Last Thursday I started crying next to some rando on my plane ride to Phoenix. I'm not really proud of it.
I've been reading, off and on, Stephen King's "On Writing”.
There is a moment when he tells the story about getting the Carrie deal in '73 after his wife, Tabitha, fished the original manuscript out of the trash can, buried beneath cigarette ash and beer cans. I couldn't keep it together. After scraping by on next to nothing for years with wife and children, the guy got a four hundred thousand dollar deal with Signet Books. He bought Tabby a hair-drier to celebrate.
King talks about the support his wife has been to him from the very beginning of his career:
"My wife made a crucial difference during those two years I spent teaching at Hampden (and washing sheets at New Franklin Laundry during the summer vacation). If she had suggested that the time I spent writing stories on the front porch of our rented house on Pond Street or in the laundry room of our rented trailer on Klatt Road in Hermon was wasted time, I think a lot of the heart would have gone out of me. Tabby never voiced a single doubt, however. Her support was a constant, one of the few good things I could take as a given. And whenever I see a first novel dedicated to a wife (or a husband), I smile and think, 'There's someone who knows.' Writing is a lonely job. Having someone who believes in you makes a lot of difference. They don't have to make speeches. Just believing is usually enough."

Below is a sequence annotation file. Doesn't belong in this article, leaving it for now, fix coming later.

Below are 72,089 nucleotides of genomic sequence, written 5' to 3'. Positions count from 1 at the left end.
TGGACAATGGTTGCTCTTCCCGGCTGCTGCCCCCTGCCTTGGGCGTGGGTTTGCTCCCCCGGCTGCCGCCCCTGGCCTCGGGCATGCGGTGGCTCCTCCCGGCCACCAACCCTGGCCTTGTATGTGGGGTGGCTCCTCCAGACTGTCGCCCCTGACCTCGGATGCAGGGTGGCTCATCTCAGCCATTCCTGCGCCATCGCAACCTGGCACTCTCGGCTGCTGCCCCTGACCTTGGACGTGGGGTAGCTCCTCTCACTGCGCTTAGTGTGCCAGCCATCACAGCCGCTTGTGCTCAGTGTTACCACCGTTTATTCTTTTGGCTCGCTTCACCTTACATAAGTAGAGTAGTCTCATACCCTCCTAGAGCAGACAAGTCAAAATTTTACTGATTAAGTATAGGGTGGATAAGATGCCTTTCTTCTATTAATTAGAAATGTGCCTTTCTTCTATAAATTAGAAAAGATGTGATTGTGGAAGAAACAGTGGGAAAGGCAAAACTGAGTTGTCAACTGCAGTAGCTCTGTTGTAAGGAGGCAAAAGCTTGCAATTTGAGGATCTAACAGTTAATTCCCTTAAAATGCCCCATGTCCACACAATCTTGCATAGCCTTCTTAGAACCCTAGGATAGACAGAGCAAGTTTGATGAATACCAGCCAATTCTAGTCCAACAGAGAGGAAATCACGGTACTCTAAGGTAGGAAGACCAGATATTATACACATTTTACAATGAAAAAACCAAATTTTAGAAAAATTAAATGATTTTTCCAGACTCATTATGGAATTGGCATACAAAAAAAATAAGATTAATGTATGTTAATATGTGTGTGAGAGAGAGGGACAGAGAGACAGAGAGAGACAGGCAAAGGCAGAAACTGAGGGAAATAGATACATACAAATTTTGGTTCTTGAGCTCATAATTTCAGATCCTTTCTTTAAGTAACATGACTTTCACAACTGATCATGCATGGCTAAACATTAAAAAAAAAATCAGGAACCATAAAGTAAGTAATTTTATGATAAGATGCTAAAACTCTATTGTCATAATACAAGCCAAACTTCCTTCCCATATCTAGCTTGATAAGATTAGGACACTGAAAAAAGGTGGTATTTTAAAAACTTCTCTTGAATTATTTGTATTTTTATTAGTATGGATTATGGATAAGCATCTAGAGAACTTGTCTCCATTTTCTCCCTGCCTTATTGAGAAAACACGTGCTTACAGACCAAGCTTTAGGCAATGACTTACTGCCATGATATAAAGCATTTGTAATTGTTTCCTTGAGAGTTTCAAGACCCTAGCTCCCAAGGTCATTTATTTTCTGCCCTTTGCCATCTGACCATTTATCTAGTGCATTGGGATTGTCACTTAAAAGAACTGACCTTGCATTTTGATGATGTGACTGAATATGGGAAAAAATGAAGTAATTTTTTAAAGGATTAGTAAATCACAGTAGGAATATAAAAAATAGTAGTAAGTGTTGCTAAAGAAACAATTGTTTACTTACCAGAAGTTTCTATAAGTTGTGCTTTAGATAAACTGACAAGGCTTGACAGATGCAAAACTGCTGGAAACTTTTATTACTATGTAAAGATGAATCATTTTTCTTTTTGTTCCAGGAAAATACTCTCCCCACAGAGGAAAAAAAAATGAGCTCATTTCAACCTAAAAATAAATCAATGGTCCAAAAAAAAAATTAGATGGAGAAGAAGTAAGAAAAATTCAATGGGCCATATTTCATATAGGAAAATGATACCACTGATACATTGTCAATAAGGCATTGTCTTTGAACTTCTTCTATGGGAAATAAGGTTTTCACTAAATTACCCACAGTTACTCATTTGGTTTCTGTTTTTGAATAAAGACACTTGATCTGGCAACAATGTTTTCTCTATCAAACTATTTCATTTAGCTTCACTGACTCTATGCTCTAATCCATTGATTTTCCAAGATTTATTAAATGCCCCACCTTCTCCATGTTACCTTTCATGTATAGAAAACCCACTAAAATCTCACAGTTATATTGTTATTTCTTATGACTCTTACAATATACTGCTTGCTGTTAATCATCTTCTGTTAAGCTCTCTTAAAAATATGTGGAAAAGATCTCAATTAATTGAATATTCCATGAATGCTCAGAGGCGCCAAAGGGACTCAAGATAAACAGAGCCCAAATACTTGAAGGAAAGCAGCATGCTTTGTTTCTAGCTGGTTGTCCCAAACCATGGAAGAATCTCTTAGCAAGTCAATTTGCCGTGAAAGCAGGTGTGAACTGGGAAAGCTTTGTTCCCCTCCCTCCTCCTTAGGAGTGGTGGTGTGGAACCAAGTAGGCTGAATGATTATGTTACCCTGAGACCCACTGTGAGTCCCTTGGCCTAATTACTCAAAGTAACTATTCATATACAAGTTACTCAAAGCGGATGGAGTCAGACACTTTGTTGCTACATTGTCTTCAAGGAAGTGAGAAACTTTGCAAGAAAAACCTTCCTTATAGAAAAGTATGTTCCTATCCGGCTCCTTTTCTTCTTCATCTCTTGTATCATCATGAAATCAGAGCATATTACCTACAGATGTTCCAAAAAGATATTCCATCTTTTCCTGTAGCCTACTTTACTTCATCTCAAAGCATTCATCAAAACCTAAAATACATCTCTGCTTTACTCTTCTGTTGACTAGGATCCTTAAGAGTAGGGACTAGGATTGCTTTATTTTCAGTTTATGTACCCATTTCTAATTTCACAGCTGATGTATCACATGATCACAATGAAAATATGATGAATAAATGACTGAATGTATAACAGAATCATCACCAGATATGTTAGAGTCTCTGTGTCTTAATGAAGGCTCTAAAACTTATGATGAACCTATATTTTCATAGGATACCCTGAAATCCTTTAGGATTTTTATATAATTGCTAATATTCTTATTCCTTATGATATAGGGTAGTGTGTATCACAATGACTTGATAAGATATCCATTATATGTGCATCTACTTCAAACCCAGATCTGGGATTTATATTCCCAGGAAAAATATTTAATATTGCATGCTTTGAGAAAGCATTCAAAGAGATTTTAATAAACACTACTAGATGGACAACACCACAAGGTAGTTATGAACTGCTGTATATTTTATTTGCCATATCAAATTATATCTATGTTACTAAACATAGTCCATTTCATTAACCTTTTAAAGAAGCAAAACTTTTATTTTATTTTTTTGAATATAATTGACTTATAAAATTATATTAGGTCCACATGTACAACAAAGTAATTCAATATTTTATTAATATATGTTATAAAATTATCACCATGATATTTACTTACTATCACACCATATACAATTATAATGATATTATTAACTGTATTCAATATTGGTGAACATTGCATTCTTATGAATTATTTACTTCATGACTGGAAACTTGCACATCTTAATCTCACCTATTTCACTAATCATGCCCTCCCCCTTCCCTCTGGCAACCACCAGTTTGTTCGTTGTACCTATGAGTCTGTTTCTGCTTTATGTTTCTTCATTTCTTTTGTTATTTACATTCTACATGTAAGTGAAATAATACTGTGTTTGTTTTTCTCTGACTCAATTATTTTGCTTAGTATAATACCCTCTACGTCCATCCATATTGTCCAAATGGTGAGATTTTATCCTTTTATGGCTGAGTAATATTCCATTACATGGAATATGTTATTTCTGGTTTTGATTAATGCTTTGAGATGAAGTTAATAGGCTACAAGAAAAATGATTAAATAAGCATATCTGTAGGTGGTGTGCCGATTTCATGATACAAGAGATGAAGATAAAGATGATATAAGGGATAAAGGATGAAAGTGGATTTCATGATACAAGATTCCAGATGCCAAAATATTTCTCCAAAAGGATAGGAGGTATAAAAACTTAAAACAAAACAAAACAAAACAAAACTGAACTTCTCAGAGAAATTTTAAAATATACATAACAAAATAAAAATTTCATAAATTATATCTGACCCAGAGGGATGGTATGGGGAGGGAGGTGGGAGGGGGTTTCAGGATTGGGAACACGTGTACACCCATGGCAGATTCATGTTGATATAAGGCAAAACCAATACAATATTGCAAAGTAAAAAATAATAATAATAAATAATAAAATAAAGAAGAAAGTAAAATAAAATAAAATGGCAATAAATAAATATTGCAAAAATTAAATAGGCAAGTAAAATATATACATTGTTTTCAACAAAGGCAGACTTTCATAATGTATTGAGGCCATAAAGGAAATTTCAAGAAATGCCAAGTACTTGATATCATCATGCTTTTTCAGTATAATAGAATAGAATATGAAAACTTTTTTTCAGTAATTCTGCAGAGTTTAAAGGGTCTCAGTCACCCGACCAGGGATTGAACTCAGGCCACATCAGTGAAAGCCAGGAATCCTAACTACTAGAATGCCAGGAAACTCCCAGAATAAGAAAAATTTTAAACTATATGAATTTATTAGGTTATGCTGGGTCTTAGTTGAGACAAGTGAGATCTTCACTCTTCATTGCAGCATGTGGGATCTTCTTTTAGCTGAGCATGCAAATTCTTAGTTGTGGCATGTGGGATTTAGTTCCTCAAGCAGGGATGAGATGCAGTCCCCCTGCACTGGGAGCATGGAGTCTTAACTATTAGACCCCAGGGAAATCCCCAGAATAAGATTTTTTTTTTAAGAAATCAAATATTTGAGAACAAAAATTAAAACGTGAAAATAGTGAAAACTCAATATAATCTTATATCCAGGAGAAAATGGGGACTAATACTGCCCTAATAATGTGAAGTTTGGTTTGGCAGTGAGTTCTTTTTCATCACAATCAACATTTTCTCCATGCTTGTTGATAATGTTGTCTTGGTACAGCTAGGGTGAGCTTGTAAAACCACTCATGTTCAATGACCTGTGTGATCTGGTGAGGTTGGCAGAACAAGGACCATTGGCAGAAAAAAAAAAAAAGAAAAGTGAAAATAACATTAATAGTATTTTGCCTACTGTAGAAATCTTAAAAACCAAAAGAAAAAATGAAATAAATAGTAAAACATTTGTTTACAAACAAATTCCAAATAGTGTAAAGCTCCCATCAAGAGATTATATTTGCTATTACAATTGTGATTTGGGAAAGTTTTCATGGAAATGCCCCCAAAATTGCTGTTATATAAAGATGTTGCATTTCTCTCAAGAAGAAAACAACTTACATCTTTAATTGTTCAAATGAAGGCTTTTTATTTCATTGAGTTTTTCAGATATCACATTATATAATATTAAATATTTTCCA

It makes me think of my wife, Brandi. I'm no Steven King as a writer or a success, but there's no way I'd be doing what I'm doing without Brandi. If anyone has enjoyed this Levi The Poet project, she deserves more thanks than anyone.
So, thanks Brandi, for believing.